without framing substantial question of law , no second appeal is to be decided. in a specific performance suit, when a lower court order for refund of the earnest money, the appellant court set aside the lower court decree and order for specific performance of the sale agreement. which was reversed by the High court in a second appeal with out framing any substantial question of law- which was set aside by the apex court by this judgement and further strongly retreated that no court should go liberally interfering the appellant court judgement in second appeal with out framing a substantial question of law.

REPORTABLE   IN THE SUPREME COURT OF INDIA CIVIL APPELLATE JURISDICTION CIVIL APPEAL NO. 2870 OF 2012 (Arising out of SLP (Civil) No. 15574 of 2011)   Hardeep Kaur …. Appellant Vs. Malkiat Kaur …. Respondent       JUDGMENT     R.M. Lodha, J.     Leave granted.   2. The defendant is in … Continue reading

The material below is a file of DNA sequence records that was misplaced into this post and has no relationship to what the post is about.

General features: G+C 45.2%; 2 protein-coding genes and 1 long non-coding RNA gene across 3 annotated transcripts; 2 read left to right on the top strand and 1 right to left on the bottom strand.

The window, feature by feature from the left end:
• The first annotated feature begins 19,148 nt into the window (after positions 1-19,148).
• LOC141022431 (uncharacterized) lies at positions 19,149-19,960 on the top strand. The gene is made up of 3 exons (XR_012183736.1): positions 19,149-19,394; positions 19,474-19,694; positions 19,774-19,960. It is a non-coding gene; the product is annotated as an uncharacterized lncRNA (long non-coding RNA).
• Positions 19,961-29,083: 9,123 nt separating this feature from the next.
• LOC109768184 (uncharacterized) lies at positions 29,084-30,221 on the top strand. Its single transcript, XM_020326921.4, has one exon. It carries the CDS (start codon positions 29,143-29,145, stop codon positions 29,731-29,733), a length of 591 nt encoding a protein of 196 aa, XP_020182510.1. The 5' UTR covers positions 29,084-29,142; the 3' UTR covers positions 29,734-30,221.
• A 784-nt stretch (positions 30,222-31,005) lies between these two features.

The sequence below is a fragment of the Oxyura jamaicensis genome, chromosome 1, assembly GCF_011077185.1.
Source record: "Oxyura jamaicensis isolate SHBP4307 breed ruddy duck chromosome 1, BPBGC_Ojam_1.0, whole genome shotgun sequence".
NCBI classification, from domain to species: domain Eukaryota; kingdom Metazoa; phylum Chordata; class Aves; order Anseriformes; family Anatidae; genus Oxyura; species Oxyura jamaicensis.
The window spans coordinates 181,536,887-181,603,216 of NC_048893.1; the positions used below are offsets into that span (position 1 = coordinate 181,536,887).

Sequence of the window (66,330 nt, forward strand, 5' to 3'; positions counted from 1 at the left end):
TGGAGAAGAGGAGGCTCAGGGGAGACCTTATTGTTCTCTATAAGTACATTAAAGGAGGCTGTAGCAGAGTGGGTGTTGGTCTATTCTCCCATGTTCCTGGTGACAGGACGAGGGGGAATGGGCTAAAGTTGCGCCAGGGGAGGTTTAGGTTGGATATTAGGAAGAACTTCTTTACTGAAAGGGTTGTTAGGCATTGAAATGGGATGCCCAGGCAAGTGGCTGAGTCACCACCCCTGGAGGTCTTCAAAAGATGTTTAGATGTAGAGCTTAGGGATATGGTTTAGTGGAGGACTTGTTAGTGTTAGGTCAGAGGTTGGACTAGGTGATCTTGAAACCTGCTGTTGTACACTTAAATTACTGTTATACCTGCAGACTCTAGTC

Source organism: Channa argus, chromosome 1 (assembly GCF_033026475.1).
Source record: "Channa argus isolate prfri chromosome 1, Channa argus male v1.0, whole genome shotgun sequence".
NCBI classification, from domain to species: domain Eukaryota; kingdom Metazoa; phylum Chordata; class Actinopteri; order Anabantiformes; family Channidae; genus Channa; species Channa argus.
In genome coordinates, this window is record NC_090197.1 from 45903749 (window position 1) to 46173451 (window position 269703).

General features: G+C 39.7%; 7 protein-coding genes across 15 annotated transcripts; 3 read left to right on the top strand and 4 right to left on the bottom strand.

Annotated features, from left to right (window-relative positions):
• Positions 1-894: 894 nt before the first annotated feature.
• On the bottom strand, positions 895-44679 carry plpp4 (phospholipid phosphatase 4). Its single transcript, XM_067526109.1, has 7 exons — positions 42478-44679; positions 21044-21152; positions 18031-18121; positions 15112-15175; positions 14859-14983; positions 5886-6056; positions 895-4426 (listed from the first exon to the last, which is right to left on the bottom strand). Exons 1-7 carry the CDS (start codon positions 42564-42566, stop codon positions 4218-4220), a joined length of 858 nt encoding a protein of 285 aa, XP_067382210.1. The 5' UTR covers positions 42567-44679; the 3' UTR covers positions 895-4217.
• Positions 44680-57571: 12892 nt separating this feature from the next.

Civil Writ Petition No. 2416 of 2002 and R.A. No.134 of 2002 filed by the appellant seeking refund of Rs.10 lakhs deposited towards security pursuant to the order passed by the High Court has been dismissed. – the respondent-Corporation’s right to forfeit the security amount or to recover the extra expenditure incurred in getting the work executed from alternative agency was not disputed by him. 12

REPORTABLE   IN THE SUPREME COURT OF INDIA   CIVIL APPELLATE JURISDICTION   CIVIL APPEAL NOS.8569-8570 of 2003   Krishan Lal …Appellant   Versus   Food Corporation of India & Ors. …Respondents   O R D E R   T.S. THAKUR, J.   1. These appeals by special leave arise out of an order passed … Continue reading